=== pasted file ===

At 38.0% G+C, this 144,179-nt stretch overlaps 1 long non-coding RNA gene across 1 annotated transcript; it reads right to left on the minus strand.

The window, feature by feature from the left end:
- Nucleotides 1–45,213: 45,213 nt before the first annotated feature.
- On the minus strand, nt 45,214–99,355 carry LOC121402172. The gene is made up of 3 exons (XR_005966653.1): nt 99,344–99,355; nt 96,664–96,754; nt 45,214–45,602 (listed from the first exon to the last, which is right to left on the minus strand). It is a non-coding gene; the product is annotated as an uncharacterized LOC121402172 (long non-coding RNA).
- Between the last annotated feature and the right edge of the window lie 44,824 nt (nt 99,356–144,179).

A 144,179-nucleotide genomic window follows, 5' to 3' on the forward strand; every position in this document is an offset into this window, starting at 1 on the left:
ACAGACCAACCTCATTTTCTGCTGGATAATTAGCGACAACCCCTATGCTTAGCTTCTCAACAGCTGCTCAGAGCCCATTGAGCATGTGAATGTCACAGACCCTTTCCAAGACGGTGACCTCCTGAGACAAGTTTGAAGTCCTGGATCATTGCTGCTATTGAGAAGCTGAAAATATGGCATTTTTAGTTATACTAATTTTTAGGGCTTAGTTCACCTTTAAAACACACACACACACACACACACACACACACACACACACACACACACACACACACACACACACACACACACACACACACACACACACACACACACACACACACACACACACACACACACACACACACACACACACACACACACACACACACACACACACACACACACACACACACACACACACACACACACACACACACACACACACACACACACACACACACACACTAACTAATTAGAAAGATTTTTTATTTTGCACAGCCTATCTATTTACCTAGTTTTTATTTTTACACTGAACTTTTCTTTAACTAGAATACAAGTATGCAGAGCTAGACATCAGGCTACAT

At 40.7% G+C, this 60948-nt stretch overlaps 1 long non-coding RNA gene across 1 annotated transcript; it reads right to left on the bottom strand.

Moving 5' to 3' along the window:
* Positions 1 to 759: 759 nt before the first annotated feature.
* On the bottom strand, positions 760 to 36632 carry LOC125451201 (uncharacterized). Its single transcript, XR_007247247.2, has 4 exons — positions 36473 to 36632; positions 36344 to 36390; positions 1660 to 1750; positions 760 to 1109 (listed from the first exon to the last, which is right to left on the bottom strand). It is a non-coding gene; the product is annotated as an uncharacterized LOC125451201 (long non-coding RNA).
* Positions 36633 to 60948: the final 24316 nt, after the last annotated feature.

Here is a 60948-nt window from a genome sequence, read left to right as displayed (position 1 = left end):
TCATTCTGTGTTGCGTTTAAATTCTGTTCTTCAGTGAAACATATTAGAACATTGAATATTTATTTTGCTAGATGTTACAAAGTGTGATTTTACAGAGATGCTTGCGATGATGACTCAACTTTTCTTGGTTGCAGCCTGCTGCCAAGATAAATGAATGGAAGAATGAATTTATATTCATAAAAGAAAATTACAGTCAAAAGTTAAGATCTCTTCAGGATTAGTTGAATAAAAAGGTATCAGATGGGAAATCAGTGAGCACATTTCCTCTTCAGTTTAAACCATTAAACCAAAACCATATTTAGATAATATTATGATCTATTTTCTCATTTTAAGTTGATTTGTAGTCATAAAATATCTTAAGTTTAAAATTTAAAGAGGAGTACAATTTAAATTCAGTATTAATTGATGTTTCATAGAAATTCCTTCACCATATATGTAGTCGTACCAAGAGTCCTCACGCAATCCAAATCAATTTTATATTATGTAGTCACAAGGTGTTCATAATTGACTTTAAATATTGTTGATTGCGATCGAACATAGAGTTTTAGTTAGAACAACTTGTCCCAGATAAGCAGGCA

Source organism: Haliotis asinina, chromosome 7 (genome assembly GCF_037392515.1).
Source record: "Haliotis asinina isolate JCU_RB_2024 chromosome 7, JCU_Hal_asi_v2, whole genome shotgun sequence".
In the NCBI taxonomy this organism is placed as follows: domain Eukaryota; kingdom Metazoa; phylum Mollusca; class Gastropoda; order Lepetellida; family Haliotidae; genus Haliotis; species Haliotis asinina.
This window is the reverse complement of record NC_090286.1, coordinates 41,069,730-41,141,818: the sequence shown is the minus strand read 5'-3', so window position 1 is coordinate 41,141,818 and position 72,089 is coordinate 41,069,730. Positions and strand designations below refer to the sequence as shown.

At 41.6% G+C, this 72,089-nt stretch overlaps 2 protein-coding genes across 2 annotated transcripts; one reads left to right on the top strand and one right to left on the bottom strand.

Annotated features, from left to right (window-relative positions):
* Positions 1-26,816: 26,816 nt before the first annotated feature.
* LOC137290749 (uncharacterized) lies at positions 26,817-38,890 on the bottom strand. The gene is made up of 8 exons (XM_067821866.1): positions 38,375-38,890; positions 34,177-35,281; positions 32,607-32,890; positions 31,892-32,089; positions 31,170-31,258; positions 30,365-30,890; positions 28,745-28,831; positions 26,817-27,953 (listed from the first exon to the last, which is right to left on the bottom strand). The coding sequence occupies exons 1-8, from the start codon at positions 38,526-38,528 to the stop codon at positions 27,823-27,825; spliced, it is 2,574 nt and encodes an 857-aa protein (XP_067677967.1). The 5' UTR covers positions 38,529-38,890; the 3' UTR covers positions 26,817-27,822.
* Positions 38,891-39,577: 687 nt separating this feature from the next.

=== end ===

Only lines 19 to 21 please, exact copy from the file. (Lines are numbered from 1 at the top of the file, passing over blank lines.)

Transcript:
At 41.6% G+C, this 72,089-nt stretch overlaps 2 protein-coding genes across 2 annotated transcripts; one reads left to right on the top strand and one right to left on the bottom strand.

Annotated features, from left to right (window-relative positions):
* Positions 1-26,816: 26,816 nt before the first annotated feature.